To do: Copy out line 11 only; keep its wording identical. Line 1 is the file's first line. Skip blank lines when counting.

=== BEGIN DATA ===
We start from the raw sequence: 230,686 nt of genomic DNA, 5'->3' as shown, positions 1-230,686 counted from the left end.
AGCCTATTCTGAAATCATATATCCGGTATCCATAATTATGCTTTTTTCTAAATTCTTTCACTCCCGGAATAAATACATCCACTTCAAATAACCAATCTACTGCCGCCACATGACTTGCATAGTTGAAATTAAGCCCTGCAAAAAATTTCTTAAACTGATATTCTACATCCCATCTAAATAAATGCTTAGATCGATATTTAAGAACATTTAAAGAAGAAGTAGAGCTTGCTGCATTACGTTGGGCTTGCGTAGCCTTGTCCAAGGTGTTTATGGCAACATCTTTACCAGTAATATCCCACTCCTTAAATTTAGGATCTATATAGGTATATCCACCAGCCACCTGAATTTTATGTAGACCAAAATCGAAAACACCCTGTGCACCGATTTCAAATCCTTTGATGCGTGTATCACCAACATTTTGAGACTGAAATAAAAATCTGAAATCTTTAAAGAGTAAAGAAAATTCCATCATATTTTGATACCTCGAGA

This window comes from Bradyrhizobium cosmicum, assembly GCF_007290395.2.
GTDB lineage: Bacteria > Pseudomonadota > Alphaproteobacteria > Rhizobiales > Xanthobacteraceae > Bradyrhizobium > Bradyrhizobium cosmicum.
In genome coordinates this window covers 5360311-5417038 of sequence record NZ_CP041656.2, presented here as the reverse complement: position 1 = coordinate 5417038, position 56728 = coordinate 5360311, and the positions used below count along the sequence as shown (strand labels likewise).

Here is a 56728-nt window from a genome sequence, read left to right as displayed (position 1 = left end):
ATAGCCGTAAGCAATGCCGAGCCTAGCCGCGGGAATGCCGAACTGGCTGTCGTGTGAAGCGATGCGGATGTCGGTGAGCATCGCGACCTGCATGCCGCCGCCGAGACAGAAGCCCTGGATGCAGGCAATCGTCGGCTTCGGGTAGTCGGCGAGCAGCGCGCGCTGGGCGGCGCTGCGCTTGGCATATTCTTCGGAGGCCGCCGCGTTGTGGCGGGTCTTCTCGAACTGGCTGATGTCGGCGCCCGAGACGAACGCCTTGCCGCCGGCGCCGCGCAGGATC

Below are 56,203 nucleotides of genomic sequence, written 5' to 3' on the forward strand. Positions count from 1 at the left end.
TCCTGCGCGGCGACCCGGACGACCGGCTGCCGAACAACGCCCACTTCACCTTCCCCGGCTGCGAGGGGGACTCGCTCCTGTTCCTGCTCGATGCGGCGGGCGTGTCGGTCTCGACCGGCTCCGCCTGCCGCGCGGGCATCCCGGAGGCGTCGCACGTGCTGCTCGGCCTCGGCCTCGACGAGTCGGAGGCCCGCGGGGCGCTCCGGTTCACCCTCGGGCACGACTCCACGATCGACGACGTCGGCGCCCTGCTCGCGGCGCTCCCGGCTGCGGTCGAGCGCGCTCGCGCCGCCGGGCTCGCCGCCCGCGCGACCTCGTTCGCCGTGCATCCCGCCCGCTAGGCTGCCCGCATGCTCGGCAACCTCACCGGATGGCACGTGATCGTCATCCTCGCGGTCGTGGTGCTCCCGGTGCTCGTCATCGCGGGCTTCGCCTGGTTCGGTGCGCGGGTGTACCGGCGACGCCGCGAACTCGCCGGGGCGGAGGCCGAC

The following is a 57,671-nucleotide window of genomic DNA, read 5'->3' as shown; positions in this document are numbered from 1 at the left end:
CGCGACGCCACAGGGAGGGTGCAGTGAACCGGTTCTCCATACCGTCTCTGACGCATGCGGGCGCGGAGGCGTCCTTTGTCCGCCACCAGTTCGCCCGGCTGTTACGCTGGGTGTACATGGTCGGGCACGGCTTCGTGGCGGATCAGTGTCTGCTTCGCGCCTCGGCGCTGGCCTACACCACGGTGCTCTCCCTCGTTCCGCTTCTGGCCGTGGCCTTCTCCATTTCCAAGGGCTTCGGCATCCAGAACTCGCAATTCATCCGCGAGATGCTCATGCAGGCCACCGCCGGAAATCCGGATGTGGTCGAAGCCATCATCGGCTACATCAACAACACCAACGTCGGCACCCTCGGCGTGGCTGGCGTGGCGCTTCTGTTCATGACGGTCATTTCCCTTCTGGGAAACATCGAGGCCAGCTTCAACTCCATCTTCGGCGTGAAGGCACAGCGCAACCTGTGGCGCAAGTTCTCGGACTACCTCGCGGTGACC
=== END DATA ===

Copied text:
CGCGACGCCACAGGGAGGGTGCAGTGAACCGGTTCTCCATACCGTCTCTGACGCATGCGGGCGCGGAGGCGTCCTTTGTCCGCCACCAGTTCGCCCGGCTGTTACGCTGGGTGTACATGGTCGGGCACGGCTTCGTGGCGGATCAGTGTCTGCTTCGCGCCTCGGCGCTGGCCTACACCACGGTGCTCTCCCTCGTTCCGCTTCTGGCCGTGGCCTTCTCCATTTCCAAGGGCTTCGGCATCCAGAACTCGCAATTCATCCGCGAGATGCTCATGCAGGCCACCGCCGGAAATCCGGATGTGGTCGAAGCCATCATCGGCTACATCAACAACACCAACGTCGGCACCCTCGGCGTGGCTGGCGTGGCGCTTCTGTTCATGACGGTCATTTCCCTTCTGGGAAACATCGAGGCCAGCTTCAACTCCATCTTCGGCGTGAAGGCACAGCGCAACCTGTGGCGCAAGTTCTCGGACTACCTCGCGGTGACC